These Crucial Elements are Why a Story Is a Story

Combining crucial elements can cause an explosion. mage credit: E. Siegel, based on the original public domain work by Wikimedia Commons
Combining crucial elements can cause an explosion. Image credit: E. Siegel, based on the original public domain work by Wikimedia Commons

by Gina Burgess

I thought everyone knew the crucial elements of a story until I read a book the other day that read like the author was writing by the seat of his/her pants. (Uh uh! I’m not telling who it was that wrote it – and it wasn’t any of my clients, either). The story had no flow and read like a litany of facts without any rhyme or reason. There was no character development, no turning point, and the climax to the “story” was only implied not shown. Talk about flat. F-L-A-T.

Whether it’s a novel, a short story, or a joke, all stories must have a character that you care about, a turning point, and a climax. If you don’t have all three of these things then the story falls flat. It doesn’t work, and the reader won’t come back for any more drivel.

When an author creates a character that you really care about, the reader will invest in the story. There are many ways to make readers care about your characters especially when the reader identifies with something the character is struggling with that makes him or her vulnerable, crazy, funny, or in danger. But you have to create that bridge that will open the reader’s mind to caring about the character. You have to develop the character’s humanity so it’s possible to care about him. Dialogue is an integral part of that. But we’re going to discuss other aspects of story and character development.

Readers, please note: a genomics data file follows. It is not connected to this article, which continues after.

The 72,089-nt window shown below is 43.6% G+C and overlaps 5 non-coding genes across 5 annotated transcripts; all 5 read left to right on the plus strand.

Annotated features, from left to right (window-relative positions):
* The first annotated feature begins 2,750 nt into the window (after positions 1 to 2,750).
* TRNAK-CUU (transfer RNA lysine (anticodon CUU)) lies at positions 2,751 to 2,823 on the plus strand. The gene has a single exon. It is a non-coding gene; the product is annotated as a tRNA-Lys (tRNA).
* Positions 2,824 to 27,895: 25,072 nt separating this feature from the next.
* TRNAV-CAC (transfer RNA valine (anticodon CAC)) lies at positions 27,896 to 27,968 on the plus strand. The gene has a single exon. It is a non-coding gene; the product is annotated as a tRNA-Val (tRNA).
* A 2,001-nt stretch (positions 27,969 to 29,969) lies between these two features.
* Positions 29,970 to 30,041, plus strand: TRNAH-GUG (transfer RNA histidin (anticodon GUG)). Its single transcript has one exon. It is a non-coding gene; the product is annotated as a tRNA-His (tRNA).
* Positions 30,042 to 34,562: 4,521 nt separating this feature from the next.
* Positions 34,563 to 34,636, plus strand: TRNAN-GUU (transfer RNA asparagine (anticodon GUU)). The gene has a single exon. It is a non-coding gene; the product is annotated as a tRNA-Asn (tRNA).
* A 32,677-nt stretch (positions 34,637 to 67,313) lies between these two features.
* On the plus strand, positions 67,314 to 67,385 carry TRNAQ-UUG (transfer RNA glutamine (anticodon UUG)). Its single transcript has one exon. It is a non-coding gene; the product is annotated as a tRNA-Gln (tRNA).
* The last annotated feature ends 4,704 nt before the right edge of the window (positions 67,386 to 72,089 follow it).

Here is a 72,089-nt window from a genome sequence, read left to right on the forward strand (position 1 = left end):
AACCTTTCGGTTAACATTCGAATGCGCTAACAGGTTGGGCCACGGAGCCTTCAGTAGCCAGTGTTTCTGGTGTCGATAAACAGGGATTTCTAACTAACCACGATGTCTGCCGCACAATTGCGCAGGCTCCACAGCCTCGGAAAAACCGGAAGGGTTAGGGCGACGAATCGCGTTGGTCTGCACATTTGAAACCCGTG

Now a character doesn’t have to be human for readers to care about her or him. And when I say caring about—it doesn’t necessarily mean having the warm fuzzies about him. You can create a character so detestable that your reader will keep reading just to see that character get his just desserts! Please, don’t side-step that event or your reader will feel cheated.

The story develops from the decisions and actions of the main character. This happens regardless of story structure because you can have an environment, an event, or an idea, but without a character you’ve got a story dam not flow.

Let’s talk a minute about the structure of a story.

The structure of story includes environment or setting stories such as Gulliver’s Travels, or Journey to the Center of the Earth, or Innerspace where the setting drives the story. The story begins in Innerspace when Dennis Quaid and Meg Ryan are reduced in size to fit in a pill and swallowed by a patient. It ends when the characters come out of the patient. It is an environment driven story. The same with Gulliver’s Travels. The story is about all the strange lands that Gulliver visits and ends when he returns to England. It helps reader enjoyment when you have likable characters facing events/crisis together, but it isn’t crucial.

Structure includes idea stories such as a mystery where the characters seek information and that drives the story. The Adventures of Sherlock Holmes stories are great examples. You even try to figure out the mystery by the time Holmes does, usually to no avail. The story is all about discovery.

Then there is the character driven story such as The Count of Monte Cristo and even Twelve Angry Men. Character driven stories are all about the characters’ motives, goals, their decisions, and how the results from their actions/thought processes change them.